There’s been quite a bit of media attention on your kitchen lately.
More specifically, on the safety of your cookware and storage containers. Like plastic, for example, and its potential to leech manufacturing chemicals like BPA (Bisphenol A) into food.
Though some of the studies convicting BPA of harmful intent have been called into question for flabby limitations, and though the verdict is still out as to what level of BPA exposure is harmful, the ball of reactions has started rolling. From FDA bans on BPA in baby bottles to hundreds of green health guides offering plastic alternatives, the conversation about plastic (and, perhaps more importantly, the ways we manufacture it and use it) are underway.
Beyond health considerations, though, choices made in the kitchen also have a greater impact on the environment as a whole—a conversation that seems to have taken a backseat to the debates about plastic and personal health.
Here are a few big-picture perspectives to consider as you make choices about what materials you use in the kitchen—and how you use them.
Aluminum, like plastic, is another popular material found in most kitchens. Aluminum is often a choice material for pot and pan manufacturing because of its good heat conductivity, and many major cookware manufacturers utilize aluminum in pan bottoms or non-stick surfaces. Not to mention everyday products like aluminum foil and cans.
The large-scale industrial manufacturing process that aluminum undergoes, however, has a massive impact on the environment, particularly in the emission of gases. Aluminum production, for example, “is the leading source of perfluocarbon emissions in the United States,” says to Environmental Literacy Council, which is a potent greenhouse gas.
Likewise, stainless steel—another popular material for kitchen cookware—requires an incredible amount of energy and fossil fuel, and releases greenhouse gases into the atmosphere.
At the other end of a product’s life-cycle, the concern shifts from the environmental impact of production to disposal. Despite over a decade of active pushing for recycling, plastic, for example, still contributes “to an array of environmental problems,” says Environmental Health News. These include plastic being ingested by animals, plastic debris polluting the waterways and carrying invasive species into new habitats, and plastic waste buried in landfills and leeching harmful chemicals into groundwater.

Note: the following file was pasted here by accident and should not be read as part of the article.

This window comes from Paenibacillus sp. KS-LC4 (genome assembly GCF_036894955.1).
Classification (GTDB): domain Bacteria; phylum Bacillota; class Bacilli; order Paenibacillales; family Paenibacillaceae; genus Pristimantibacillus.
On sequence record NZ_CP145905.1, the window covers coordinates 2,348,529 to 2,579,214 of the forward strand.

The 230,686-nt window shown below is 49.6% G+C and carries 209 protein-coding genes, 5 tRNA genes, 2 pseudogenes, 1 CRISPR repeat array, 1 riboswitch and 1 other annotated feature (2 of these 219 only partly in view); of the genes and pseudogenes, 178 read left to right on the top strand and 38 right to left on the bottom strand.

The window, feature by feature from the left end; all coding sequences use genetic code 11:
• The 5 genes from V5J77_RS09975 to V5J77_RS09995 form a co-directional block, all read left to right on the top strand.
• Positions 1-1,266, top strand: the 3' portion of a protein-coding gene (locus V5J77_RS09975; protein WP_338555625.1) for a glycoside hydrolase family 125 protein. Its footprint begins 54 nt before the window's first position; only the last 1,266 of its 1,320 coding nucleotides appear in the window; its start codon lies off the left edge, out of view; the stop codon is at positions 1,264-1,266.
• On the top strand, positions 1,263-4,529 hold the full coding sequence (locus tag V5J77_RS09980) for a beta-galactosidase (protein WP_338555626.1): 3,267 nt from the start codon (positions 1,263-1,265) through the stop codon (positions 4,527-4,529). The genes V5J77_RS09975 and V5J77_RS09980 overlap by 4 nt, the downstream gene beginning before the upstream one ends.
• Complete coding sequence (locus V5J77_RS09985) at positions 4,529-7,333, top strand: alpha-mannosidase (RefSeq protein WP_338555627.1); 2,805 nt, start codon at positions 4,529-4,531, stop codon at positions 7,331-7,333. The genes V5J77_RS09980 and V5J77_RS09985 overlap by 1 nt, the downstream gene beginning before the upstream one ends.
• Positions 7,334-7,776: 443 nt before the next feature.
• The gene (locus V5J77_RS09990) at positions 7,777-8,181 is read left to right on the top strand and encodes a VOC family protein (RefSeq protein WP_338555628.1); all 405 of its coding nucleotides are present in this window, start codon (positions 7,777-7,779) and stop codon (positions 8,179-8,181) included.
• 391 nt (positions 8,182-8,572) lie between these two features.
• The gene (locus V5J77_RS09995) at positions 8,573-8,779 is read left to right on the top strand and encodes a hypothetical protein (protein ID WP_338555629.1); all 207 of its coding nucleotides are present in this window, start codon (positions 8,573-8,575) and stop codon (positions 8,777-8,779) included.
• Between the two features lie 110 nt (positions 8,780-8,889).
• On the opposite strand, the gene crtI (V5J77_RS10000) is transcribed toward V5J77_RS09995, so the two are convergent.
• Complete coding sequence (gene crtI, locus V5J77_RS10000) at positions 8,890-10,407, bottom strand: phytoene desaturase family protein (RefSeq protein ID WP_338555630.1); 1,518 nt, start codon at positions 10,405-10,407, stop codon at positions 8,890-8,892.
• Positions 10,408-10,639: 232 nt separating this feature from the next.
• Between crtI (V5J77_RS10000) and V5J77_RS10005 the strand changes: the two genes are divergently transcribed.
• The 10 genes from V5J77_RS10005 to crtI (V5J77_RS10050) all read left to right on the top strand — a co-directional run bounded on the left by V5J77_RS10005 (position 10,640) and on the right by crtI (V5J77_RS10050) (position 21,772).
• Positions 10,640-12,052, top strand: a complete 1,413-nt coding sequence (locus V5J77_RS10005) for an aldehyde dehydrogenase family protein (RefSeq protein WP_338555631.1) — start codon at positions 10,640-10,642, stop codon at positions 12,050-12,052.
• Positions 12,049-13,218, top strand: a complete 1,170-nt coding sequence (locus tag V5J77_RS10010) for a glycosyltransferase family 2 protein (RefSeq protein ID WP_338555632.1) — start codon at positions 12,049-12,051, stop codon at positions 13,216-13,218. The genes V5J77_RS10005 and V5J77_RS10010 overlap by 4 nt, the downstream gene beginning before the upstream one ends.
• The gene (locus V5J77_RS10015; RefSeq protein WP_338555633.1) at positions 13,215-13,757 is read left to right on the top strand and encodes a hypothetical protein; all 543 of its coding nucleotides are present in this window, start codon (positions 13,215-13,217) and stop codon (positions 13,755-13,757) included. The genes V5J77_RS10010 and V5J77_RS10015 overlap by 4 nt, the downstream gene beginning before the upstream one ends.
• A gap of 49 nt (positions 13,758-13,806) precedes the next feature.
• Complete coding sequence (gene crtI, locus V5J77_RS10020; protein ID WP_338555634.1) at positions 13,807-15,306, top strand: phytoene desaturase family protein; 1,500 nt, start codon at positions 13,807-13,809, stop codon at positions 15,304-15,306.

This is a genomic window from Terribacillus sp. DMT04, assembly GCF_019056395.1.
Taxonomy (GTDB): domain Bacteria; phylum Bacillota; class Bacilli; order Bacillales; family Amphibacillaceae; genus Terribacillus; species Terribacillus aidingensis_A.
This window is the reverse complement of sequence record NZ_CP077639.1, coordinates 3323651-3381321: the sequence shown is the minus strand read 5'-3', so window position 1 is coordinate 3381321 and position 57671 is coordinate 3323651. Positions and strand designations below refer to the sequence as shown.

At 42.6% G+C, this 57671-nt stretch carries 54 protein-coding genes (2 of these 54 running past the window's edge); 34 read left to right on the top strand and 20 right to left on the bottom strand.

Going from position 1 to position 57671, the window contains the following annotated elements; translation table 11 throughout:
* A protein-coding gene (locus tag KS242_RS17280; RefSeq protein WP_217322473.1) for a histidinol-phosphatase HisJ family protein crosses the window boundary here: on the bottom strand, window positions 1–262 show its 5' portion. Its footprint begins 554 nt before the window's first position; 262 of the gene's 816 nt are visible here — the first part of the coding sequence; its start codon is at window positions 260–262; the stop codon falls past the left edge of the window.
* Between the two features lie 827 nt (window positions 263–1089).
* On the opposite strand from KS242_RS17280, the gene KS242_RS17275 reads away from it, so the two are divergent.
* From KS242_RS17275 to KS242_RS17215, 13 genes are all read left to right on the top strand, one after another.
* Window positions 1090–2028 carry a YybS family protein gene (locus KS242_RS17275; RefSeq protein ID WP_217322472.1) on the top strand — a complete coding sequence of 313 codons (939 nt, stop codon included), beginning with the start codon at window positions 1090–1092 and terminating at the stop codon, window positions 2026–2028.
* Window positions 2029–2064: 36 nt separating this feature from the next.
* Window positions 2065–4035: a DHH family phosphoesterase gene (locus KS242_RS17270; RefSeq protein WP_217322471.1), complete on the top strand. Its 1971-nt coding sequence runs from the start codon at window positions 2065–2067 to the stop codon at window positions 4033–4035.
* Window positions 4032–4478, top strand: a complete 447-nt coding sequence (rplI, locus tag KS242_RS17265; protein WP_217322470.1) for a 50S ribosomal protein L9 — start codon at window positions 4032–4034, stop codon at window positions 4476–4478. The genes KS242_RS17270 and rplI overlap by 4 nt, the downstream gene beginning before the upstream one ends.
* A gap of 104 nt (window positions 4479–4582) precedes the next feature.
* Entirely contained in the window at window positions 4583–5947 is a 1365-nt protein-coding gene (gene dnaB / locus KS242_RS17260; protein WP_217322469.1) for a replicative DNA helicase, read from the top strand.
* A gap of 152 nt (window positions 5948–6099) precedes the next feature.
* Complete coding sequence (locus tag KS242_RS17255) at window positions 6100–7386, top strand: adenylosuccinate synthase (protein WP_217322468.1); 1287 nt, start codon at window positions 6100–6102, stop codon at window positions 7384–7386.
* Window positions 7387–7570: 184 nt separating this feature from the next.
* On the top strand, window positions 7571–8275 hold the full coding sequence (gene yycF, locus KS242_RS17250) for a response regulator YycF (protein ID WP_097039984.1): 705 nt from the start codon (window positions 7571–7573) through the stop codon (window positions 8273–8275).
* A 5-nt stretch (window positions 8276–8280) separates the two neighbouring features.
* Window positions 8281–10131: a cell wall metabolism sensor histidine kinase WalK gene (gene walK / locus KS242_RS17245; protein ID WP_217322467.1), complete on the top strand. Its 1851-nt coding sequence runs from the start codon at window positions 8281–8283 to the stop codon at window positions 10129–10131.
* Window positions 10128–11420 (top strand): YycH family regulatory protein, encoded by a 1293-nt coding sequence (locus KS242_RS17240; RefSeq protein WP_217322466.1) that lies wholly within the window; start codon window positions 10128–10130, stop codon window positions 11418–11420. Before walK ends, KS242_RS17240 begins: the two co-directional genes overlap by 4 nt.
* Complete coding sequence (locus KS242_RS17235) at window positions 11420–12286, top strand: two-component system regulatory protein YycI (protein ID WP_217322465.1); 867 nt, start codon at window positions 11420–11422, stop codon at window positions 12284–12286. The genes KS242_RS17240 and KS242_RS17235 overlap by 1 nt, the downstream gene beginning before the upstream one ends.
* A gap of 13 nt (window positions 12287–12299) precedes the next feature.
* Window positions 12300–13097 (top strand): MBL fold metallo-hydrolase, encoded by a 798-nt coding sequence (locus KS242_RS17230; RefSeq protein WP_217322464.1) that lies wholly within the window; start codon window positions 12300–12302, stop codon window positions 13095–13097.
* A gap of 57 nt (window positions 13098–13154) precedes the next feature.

Though there is no perfect solution or alternative to the production and disposal of aluminum, stainless steel and plastic, the underlying step in the right direction continues to be recycling.
To combat the emission of greenhouse gases from aluminum extraction and production, recycle. “Aluminum recovery from scrap requires only 5 percent of the energy required to extract it. Therefore, secondary aluminum production from recycling scrap has the potential to significantly reduce greenhouse gas emissions,” claims the Environmental Literacy Council.
To combat the emission of greenhouse gases from stainless steel manufacturing, recycle. “[I]f the steel mills use recycled iron, instead of newly mined pig iron, the environmental and health impact can be reduced by 10 percent to 15 percent,” write NYTimes’ Daniel Goleman and Gregory Norris.
And to combat overuse of plastic, choose re-usable containers, like glass.
What steps have you taken in your kitchen to optimize personal and environmental health?